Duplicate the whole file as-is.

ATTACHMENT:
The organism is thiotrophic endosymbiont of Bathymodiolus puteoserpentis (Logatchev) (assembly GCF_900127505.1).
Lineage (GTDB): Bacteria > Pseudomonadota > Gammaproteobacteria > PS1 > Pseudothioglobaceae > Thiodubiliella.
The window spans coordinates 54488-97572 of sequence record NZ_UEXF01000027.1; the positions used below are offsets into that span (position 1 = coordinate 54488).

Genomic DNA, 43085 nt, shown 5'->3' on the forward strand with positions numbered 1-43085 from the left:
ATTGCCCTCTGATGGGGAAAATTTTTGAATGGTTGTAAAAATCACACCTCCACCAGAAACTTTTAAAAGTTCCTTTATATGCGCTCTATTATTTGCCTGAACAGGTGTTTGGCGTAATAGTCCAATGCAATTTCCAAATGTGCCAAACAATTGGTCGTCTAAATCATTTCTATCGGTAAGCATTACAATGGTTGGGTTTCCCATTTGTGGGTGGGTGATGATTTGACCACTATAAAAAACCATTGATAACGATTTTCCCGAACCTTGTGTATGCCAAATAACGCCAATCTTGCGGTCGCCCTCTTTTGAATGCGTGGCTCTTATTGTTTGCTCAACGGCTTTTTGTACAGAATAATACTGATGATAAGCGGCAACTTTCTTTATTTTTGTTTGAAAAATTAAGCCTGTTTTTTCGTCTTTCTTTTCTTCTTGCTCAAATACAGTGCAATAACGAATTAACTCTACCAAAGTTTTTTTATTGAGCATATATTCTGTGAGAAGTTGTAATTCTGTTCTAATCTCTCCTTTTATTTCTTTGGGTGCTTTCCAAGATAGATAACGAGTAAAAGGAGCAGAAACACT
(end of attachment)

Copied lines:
The organism is thiotrophic endosymbiont of Bathymodiolus puteoserpentis (Logatchev) (assembly GCF_900127505.1).
Lineage (GTDB): Bacteria > Pseudomonadota > Gammaproteobacteria > PS1 > Pseudothioglobaceae > Thiodubiliella.
The window spans coordinates 54488-97572 of sequence record NZ_UEXF01000027.1; the positions used below are offsets into that span (position 1 = coordinate 54488).

Genomic DNA, 43085 nt, shown 5'->3' on the forward strand with positions numbered 1-43085 from the left:
ATTGCCCTCTGATGGGGAAAATTTTTGAATGGTTGTAAAAATCACACCTCCACCAGAAACTTTTAAAAGTTCCTTTATATGCGCTCTATTATTTGCCTGAACAGGTGTTTGGCGTAATAGTCCAATGCAATTTCCAAATGTGCCAAACAATTGGTCGTCTAAATCATTTCTATCGGTAAGCATTACAATGGTTGGGTTTCCCATTTGTGGGTGGGTGATGATTTGACCACTATAAAAAACCATTGATAACGATTTTCCCGAACCTTGTGTATGCCAAATAACGCCAATCTTGCGGTCGCCCTCTTTTGAATGCGTGGCTCTTATTGTTTGCTCAACGGCTTTTTGTACAGAATAATACTGATGATAAGCGGCAACTTTCTTTATTTTTGTTTGAAAAATTAAGCCTGTTTTTTCGTCTTTCTTTTCTTCTTGCTCAAATACAGTGCAATAACGAATTAACTCTACCAAAGTTTTTTTATTGAGCATATATTCTGTGAGAAGTTGTAATTCTGTTCTAATCTCTCCTTTTATTTCTTTGGGTGCTTTCCAAGATAGATAACGAGTAAAAGGAGCAGAAACACT